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IKEA Foundation's $100m Pledge Spearheads 'Equitable Global Shift' Towards Electric Vehicle Adoption




In a groundbreaking move, the IKEA Foundation declared its commitment of $100 million to propel the adoption of zero-emission road transport across emerging markets globally.


Over four years, this substantial funding injection is earmarked for a transformative initiative championed by the ClimateWorks Foundation called The Leapfrogging Partnership. This visionary endeavour sets out to curtail approximately 43 gigatonnes of CO2 emissions by 2050 by empowering local visionaries and trailblazers in nations spanning Africa, Latin America, and Southeast Asia to embrace the transition to electric vehicles (EVs).


With the majority of future vehicle demand projected to surge in emerging economies by 2050, the urgency of expediting the production and adoption of EVs in these regions is paramount. The IKEA Foundation underscores the imperative of averting the proliferation of fossil fuel-powered cars, aligning with global climate objectives, and addressing socio-economic disparities.


Edgar van de Brug, spearheading the IKEA Foundation's actual economy portfolio, emphasizes the pivotal role of decarbonizing road transportation through comprehensive electrification. "The Leapfrogging Partnership is poised to catalyze the transition to electric vehicles and drive a swift reduction in emissions from road transport in the forthcoming decades," asserts van de Brug.


Moreover, The Leapfrogging Partnership aims to synergize with the LEAP Fund (Leapfrogging to E-mobility Acceleration Partnership), which has witnessed a threefold expansion over the past three years. During this period, it disbursed $3.4 million to 23 global collaborators, illuminating its commitment to fostering innovation and collaboration on a worldwide scale.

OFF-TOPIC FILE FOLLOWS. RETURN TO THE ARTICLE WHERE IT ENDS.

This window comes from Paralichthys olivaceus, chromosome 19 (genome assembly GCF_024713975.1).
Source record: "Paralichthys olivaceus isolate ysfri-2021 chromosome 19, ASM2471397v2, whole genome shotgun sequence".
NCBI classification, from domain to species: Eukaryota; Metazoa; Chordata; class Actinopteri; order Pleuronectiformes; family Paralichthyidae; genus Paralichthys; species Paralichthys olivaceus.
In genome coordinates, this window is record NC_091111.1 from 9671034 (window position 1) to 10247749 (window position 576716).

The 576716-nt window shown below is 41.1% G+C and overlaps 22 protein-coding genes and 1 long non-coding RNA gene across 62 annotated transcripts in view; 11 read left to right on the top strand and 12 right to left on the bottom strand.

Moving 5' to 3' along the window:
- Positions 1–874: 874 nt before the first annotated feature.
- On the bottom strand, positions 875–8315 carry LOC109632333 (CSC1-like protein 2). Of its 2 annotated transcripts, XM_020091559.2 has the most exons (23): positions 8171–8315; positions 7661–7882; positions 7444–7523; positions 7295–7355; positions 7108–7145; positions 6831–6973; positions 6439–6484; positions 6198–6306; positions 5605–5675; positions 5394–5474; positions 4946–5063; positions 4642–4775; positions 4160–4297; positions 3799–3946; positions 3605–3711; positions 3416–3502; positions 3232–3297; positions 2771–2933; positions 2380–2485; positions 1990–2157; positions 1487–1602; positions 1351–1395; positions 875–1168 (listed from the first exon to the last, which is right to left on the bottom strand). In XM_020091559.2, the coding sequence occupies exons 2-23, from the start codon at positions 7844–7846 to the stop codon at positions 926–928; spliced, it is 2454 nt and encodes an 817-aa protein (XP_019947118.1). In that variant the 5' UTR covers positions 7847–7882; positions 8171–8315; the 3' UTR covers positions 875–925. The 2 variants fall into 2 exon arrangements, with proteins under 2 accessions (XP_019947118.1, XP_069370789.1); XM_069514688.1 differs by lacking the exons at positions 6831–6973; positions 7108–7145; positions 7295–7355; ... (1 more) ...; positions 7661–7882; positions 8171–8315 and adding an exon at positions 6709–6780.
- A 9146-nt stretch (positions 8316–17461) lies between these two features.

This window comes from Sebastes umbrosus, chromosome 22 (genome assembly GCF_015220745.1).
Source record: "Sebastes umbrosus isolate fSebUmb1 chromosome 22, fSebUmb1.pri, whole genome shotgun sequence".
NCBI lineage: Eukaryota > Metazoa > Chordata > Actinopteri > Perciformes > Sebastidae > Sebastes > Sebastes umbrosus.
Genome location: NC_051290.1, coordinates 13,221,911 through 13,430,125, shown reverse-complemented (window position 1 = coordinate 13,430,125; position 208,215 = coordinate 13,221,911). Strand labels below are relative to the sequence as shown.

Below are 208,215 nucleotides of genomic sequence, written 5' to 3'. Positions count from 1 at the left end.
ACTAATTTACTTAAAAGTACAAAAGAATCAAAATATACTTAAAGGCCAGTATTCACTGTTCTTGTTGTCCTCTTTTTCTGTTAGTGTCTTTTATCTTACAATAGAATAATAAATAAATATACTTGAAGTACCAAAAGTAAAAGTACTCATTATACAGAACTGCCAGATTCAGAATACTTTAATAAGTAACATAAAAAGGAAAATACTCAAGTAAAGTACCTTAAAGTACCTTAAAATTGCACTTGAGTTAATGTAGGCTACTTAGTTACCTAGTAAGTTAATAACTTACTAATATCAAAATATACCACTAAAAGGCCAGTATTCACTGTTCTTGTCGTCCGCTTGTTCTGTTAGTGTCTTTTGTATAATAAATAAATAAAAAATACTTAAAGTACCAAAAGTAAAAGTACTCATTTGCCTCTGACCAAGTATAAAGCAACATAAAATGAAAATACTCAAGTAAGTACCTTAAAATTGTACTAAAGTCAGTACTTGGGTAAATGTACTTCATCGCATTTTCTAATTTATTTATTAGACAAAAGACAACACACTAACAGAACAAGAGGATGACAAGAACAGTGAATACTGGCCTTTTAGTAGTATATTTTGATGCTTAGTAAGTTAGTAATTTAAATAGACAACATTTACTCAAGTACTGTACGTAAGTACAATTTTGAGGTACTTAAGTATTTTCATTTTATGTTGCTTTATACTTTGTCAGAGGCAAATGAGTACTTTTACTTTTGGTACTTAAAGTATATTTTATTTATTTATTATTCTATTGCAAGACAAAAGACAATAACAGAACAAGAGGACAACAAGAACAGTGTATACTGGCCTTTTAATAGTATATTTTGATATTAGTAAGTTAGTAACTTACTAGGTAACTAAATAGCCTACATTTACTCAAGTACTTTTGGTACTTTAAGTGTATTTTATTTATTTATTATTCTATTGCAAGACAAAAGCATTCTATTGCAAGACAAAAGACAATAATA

At the helm of this ambitious initiative is the ClimateWorks Foundation's Drive Electric campaign, which endeavours to accelerate the global shift towards EVs. Drawing on insights gleaned from its extensive engagements in over 65 countries, Drive Electric unveils a compelling statistic: more than 30 per cent of the world's transportation demand, spanning trucks, buses, two—and three-wheelers, and passenger cars, is poised for a complete transition to 100 per cent zero-emission vehicles by 2050.


"The next several years present an opportunity for emerging markets to 'leapfrog' over dirty combustion vehicles to sustainable, zero-emission transportation," said Drive Electric's program director Rebecca Fisher.


While strides towards electrification are promising, analysis by BloombergNEF reveals a stark reality: the gap between leading and emerging markets may widen substantially by 2040. Projections indicate a potential discrepancy of up to 45 per cent regarding the share of vehicle fleets comprised of EVs. This underscores the pressing need for concerted efforts to bridge this gap and ensure equitable access to sustainable transportation solutions worldwide.


"More work is needed to support an equitable global shift," Fisher added. "We see potential for the next wave of clean transportation frontrunners in Brazil, Chile, Indonesia, Kenya, Mexico, and South Africa as these countries have a robust mix of commitments to a clean energy transition, political will for climate-smart development policies, and favourable underlying economic and industrial development conditions."


Recent developments this week underscore the momentum building behind corporate EV adoption, particularly among EV100 members such as IKEA. Reports reveal a staggering 57 per cent year-on-year increase in annual EV additions to company fleets within the EV100 network. This surge in corporate commitment underscores the growing recognition of EVs as environmentally responsible choices and economically viable solutions for businesses worldwide.

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